I’d like to thank all of the well-wishers and folks who had been praying for me and my family (I read every comment and viewed every like as a reminder of the community that I have). Also, I really appreciate all the folks who donated to The Oaks Academy or to the Kheprw Institute in my father’s name. Today was a tough day and a good day, filled with family, love, and jokes. For those interested, here is the text of what I said at my father’s funeral:

I am the son of Jerry Broaddus and the grandson of Ernest Broaddus.


I remember at Grandma Ruth’s funeral, dad and Pap were up front, cutting up the entire service. I was sitting there getting so mad at them, but when I asked him about it afterwards he said, “if either me or Pap lost it during the service, that whole place would have come down.”

I’m pretty sure I’m not going to lose it, but I can’t make that promise, but I know you got me if I do, right?

I told Ro that I didn’t know if I would speak today. I literally wrote this at 3 a.m. this morning. I didn’t know if I’d have any words. Not because I lost my father, but because I literally just came from giving a keynote speech at a conference of librarians and teachers. In that speech, I talked about how rare black male teachers are and how even just their simple presence, the power of them just being there, can make such a huge difference in the lives of their black students.

That idea keeps playing in my head over and over, because my dad was there.

I know this may shock you, but he wasn’t the traditional sort of dad. He was never on the cover of Parents magazine, but he was there. Sometimes him being there looked a lot like him on the couch or in bed whistling for us to bring him stuff. Those damn whistles. One for me, two for Chenault, three for both of us. Then Ro came along and threw the whole system off. Didn’t matter where we were, when we heard them—and you could hear there all across Franklin—we knew we had to get back to him.

Richard Jordan reminded me of the time my dad raced me and him. Keep in mind, me, Richard, and Michael McDuffie were the fastest kids in the neighborhood. My dad had been standing there, smoking one of his Kools and sipping on a little something, listening to us talk crazy and said, come on then. He walked down to the finish line and set his cigarette and drink down. We asked him if he wanted to change shoes, since he had these wingtip shoes on. He said he’d make do. We lined up, Richard counted us off. He got to the finish line and had a chance to take a puff and a sip before we got there.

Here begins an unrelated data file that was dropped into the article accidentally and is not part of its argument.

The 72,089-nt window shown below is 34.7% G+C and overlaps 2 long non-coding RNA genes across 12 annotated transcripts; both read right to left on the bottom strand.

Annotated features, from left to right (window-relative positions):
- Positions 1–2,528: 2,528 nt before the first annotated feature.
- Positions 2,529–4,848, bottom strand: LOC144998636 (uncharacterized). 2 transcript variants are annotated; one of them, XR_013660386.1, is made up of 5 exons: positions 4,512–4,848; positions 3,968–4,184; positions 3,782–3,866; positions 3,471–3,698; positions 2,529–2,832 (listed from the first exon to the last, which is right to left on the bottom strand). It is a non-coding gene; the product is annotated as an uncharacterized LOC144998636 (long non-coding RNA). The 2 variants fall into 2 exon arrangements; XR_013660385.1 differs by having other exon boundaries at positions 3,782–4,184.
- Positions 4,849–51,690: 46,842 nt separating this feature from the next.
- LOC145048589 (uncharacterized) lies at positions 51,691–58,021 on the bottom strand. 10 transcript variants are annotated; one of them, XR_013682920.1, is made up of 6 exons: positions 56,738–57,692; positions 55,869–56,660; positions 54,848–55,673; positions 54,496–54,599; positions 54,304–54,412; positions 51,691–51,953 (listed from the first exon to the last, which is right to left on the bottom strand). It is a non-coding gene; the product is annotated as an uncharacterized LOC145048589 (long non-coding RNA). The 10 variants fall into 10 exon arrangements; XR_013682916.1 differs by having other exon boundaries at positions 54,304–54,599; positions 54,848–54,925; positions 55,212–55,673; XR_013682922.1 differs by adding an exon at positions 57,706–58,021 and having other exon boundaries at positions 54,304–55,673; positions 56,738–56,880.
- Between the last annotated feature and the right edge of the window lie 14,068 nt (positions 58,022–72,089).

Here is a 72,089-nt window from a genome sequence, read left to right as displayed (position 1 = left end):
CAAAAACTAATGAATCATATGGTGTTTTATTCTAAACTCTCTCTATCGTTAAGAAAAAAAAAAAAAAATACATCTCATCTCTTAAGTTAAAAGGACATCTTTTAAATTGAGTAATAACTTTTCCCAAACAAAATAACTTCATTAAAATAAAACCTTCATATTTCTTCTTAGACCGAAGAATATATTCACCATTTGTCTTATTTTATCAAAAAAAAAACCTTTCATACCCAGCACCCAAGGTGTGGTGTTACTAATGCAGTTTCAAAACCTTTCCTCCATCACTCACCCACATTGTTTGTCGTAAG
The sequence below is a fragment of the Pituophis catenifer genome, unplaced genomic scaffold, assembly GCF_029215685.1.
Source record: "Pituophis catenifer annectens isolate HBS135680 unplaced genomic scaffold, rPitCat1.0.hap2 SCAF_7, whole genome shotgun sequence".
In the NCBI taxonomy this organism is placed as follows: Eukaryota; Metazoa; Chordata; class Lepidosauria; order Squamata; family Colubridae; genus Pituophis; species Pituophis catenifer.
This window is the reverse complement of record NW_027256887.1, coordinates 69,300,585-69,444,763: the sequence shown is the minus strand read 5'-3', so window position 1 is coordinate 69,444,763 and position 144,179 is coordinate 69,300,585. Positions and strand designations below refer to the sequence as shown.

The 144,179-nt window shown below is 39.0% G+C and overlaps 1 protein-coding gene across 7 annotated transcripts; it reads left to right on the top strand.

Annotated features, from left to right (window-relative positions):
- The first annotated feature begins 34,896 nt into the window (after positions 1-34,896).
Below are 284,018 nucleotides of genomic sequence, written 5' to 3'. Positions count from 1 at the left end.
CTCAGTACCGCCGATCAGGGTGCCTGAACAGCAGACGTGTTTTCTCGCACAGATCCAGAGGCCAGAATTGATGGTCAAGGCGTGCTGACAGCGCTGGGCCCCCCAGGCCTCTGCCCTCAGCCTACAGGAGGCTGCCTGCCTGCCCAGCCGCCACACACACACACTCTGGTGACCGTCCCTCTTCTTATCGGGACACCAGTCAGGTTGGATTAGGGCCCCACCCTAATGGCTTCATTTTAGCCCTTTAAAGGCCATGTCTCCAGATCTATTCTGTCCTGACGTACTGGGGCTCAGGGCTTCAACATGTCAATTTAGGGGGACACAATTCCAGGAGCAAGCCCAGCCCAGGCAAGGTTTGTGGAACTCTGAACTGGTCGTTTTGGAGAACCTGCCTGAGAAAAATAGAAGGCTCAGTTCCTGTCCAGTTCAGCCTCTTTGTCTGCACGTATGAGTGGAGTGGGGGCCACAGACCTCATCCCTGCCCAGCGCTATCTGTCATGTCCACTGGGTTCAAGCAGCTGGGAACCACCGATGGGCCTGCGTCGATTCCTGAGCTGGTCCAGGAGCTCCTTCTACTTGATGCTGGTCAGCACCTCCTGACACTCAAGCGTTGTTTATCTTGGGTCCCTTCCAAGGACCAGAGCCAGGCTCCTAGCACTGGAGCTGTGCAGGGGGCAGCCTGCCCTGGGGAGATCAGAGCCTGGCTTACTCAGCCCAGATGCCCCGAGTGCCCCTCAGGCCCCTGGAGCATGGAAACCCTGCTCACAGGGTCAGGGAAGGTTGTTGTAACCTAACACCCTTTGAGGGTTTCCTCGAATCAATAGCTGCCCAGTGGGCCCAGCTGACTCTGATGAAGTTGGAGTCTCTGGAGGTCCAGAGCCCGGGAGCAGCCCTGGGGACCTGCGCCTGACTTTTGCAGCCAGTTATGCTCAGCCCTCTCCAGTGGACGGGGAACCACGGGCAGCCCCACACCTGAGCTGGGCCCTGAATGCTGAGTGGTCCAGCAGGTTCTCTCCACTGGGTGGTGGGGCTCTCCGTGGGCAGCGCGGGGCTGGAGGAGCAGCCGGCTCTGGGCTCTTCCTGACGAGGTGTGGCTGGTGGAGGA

He was there.

He was there to make fun of us when we made him go to school recitals playing the recorders because we sucked. He was there when we didn’t want him, at 3 am when he came back from the clubs and felt the need to give us fatherly advice like “when you’re driving, it’s important to wear socks. Driving with cold feet is the worst.”

Growing up, he wasn’t a man readily in touch with his feelings. But he loved his family. Every Sunday we’d gather together for our family dinner and he and my mom would cobble together something, mixing British, Jamaican, and American dishes. Which sounds great til you get meals like steak n kidney pie, meatloaf, collalou, and bread and butter pudding. No matter how crazy the meal, he’d make BBQ wings for me because he knew I loved them. And if he really wanted to say I love you, he’d give me the last wings from his plate.

He was there.

He wasn’t a perfect man, but he taught us the power of being there. I look at the parents his children became. We’re not the traditional sort of parents. None of us will be on the cover of Parents magazine, but we are there. We are there in the lives of our children, ever present even when they don’t want us, we’re there. Guiding, supporting, advising, making fun of. Doing the hard work of being present in the lives of our children.

The power of presence in kids lives makes a difference. And I thank dad for that lesson.